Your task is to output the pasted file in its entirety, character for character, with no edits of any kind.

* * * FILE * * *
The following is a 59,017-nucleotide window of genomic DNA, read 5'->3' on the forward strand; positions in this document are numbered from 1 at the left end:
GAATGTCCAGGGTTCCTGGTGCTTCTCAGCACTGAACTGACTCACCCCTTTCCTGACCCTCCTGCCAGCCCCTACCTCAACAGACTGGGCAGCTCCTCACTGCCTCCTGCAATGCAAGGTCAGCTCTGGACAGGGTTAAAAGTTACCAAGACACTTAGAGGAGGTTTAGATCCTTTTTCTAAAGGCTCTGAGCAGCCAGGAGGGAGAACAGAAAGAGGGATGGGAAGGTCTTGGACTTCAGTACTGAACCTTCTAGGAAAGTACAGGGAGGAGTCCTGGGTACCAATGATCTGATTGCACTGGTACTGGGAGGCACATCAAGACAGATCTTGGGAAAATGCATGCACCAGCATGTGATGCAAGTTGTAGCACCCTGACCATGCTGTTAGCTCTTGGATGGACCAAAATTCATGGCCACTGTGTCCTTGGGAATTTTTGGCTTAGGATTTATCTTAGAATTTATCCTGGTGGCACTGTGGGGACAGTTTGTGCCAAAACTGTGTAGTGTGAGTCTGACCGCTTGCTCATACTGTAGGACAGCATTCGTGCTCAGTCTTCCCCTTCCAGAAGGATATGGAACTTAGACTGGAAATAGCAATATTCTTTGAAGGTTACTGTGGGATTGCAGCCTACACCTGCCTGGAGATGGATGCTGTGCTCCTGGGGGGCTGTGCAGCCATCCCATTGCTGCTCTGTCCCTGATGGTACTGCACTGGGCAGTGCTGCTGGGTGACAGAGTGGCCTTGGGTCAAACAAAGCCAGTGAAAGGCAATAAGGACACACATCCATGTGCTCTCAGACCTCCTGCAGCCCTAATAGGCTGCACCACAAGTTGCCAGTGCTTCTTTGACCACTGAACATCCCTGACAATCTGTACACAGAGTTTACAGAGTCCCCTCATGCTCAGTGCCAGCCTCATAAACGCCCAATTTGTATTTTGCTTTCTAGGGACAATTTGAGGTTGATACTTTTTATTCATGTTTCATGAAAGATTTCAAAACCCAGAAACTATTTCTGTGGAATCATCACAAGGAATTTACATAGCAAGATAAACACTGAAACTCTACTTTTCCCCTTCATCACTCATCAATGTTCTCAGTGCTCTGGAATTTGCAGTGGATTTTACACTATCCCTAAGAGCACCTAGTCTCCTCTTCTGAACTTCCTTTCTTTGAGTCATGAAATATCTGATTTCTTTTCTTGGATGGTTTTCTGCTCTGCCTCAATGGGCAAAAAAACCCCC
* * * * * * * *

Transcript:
The following is a 59,017-nucleotide window of genomic DNA, read 5'->3' on the forward strand; positions in this document are numbered from 1 at the left end:
GAATGTCCAGGGTTCCTGGTGCTTCTCAGCACTGAACTGACTCACCCCTTTCCTGACCCTCCTGCCAGCCCCTACCTCAACAGACTGGGCAGCTCCTCACTGCCTCCTGCAATGCAAGGTCAGCTCTGGACAGGGTTAAAAGTTACCAAGACACTTAGAGGAGGTTTAGATCCTTTTTCTAAAGGCTCTGAGCAGCCAGGAGGGAGAACAGAAAGAGGGATGGGAAGGTCTTGGACTTCAGTACTGAACCTTCTAGGAAAGTACAGGGAGGAGTCCTGGGTACCAATGATCTGATTGCACTGGTACTGGGAGGCACATCAAGACAGATCTTGGGAAAATGCATGCACCAGCATGTGATGCAAGTTGTAGCACCCTGACCATGCTGTTAGCTCTTGGATGGACCAAAATTCATGGCCACTGTGTCCTTGGGAATTTTTGGCTTAGGATTTATCTTAGAATTTATCCTGGTGGCACTGTGGGGACAGTTTGTGCCAAAACTGTGTAGTGTGAGTCTGACCGCTTGCTCATACTGTAGGACAGCATTCGTGCTCAGTCTTCCCCTTCCAGAAGGATATGGAACTTAGACTGGAAATAGCAATATTCTTTGAAGGTTACTGTGGGATTGCAGCCTACACCTGCCTGGAGATGGATGCTGTGCTCCTGGGGGGCTGTGCAGCCATCCCATTGCTGCTCTGTCCCTGATGGTACTGCACTGGGCAGTGCTGCTGGGTGACAGAGTGGCCTTGGGTCAAACAAAGCCAGTGAAAGGCAATAAGGACACACATCCATGTGCTCTCAGACCTCCTGCAGCCCTAATAGGCTGCACCACAAGTTGCCAGTGCTTCTTTGACCACTGAACATCCCTGACAATCTGTACACAGAGTTTACAGAGTCCCCTCATGCTCAGTGCCAGCCTCATAAACGCCCAATTTGTATTTTGCTTTCTAGGGACAATTTGAGGTTGATACTTTTTATTCATGTTTCATGAAAGATTTCAAAACCCAGAAACTATTTCTGTGGAATCATCACAAGGAATTTACATAGCAAGATAAACACTGAAACTCTACTTTTCCCCTTCATCACTCATCAATGTTCTCAGTGCTCTGGAATTTGCAGTGGATTTTACACTATCCCTAAGAGCACCTAGTCTCCTCTTCTGAACTTCCTTTCTTTGAGTCATGAAATATCTGATTTCTTTTCTTGGATGGTTTTCTGCTCTGCCTCAATGGGCAAAAAAACCCCC